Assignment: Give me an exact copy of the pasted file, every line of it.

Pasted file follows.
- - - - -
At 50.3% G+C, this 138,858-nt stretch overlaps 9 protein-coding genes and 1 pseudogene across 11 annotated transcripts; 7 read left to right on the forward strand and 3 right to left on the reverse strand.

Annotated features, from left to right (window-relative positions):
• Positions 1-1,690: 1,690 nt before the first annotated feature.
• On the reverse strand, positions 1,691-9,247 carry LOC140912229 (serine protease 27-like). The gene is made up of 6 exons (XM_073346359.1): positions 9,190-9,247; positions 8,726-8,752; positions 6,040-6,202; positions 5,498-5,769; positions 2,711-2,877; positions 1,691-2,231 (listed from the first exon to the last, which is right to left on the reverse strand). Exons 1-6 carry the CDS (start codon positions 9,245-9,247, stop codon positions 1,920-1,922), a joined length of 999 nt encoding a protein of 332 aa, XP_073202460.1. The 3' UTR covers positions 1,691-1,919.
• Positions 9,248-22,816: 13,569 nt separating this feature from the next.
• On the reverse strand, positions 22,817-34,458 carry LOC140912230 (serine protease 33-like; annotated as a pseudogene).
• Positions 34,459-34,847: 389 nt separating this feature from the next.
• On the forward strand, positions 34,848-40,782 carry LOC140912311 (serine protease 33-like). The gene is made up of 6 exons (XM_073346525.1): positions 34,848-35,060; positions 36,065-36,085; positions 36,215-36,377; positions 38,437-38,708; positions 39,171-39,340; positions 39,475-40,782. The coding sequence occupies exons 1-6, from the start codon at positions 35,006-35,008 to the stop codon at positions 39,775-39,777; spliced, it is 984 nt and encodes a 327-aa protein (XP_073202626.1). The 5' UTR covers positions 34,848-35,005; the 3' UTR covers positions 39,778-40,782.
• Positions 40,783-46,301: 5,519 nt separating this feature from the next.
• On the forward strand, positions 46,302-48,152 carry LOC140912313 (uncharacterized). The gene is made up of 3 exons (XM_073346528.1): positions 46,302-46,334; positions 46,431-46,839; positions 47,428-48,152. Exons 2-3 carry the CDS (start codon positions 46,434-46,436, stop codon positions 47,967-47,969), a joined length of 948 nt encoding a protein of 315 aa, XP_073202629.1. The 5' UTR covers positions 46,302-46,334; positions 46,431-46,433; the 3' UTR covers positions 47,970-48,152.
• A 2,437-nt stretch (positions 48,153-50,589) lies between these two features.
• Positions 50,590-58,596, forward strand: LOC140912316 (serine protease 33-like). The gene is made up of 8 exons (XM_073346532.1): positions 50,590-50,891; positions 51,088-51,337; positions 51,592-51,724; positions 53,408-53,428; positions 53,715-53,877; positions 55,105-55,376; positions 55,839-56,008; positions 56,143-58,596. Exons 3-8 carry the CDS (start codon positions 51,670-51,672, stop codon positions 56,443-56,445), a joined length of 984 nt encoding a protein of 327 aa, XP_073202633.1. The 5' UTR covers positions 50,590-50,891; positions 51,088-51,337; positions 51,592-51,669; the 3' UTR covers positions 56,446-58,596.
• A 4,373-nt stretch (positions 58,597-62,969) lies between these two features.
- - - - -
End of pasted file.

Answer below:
At 50.3% G+C, this 138,858-nt stretch overlaps 9 protein-coding genes and 1 pseudogene across 11 annotated transcripts; 7 read left to right on the forward strand and 3 right to left on the reverse strand.

Annotated features, from left to right (window-relative positions):
• Positions 1-1,690: 1,690 nt before the first annotated feature.
• On the reverse strand, positions 1,691-9,247 carry LOC140912229 (serine protease 27-like). The gene is made up of 6 exons (XM_073346359.1): positions 9,190-9,247; positions 8,726-8,752; positions 6,040-6,202; positions 5,498-5,769; positions 2,711-2,877; positions 1,691-2,231 (listed from the first exon to the last, which is right to left on the reverse strand). Exons 1-6 carry the CDS (start codon positions 9,245-9,247, stop codon positions 1,920-1,922), a joined length of 999 nt encoding a protein of 332 aa, XP_073202460.1. The 3' UTR covers positions 1,691-1,919.
• Positions 9,248-22,816: 13,569 nt separating this feature from the next.
• On the reverse strand, positions 22,817-34,458 carry LOC140912230 (serine protease 33-like; annotated as a pseudogene).
• Positions 34,459-34,847: 389 nt separating this feature from the next.
• On the forward strand, positions 34,848-40,782 carry LOC140912311 (serine protease 33-like). The gene is made up of 6 exons (XM_073346525.1): positions 34,848-35,060; positions 36,065-36,085; positions 36,215-36,377; positions 38,437-38,708; positions 39,171-39,340; positions 39,475-40,782. The coding sequence occupies exons 1-6, from the start codon at positions 35,006-35,008 to the stop codon at positions 39,775-39,777; spliced, it is 984 nt and encodes a 327-aa protein (XP_073202626.1). The 5' UTR covers positions 34,848-35,005; the 3' UTR covers positions 39,778-40,782.
• Positions 40,783-46,301: 5,519 nt separating this feature from the next.
• On the forward strand, positions 46,302-48,152 carry LOC140912313 (uncharacterized). The gene is made up of 3 exons (XM_073346528.1): positions 46,302-46,334; positions 46,431-46,839; positions 47,428-48,152. Exons 2-3 carry the CDS (start codon positions 46,434-46,436, stop codon positions 47,967-47,969), a joined length of 948 nt encoding a protein of 315 aa, XP_073202629.1. The 5' UTR covers positions 46,302-46,334; positions 46,431-46,433; the 3' UTR covers positions 47,970-48,152.
• A 2,437-nt stretch (positions 48,153-50,589) lies between these two features.
• Positions 50,590-58,596, forward strand: LOC140912316 (serine protease 33-like). The gene is made up of 8 exons (XM_073346532.1): positions 50,590-50,891; positions 51,088-51,337; positions 51,592-51,724; positions 53,408-53,428; positions 53,715-53,877; positions 55,105-55,376; positions 55,839-56,008; positions 56,143-58,596. Exons 3-8 carry the CDS (start codon positions 51,670-51,672, stop codon positions 56,443-56,445), a joined length of 984 nt encoding a protein of 327 aa, XP_073202633.1. The 5' UTR covers positions 50,590-50,891; positions 51,088-51,337; positions 51,592-51,669; the 3' UTR covers positions 56,446-58,596.
• A 4,373-nt stretch (positions 58,597-62,969) lies between these two features.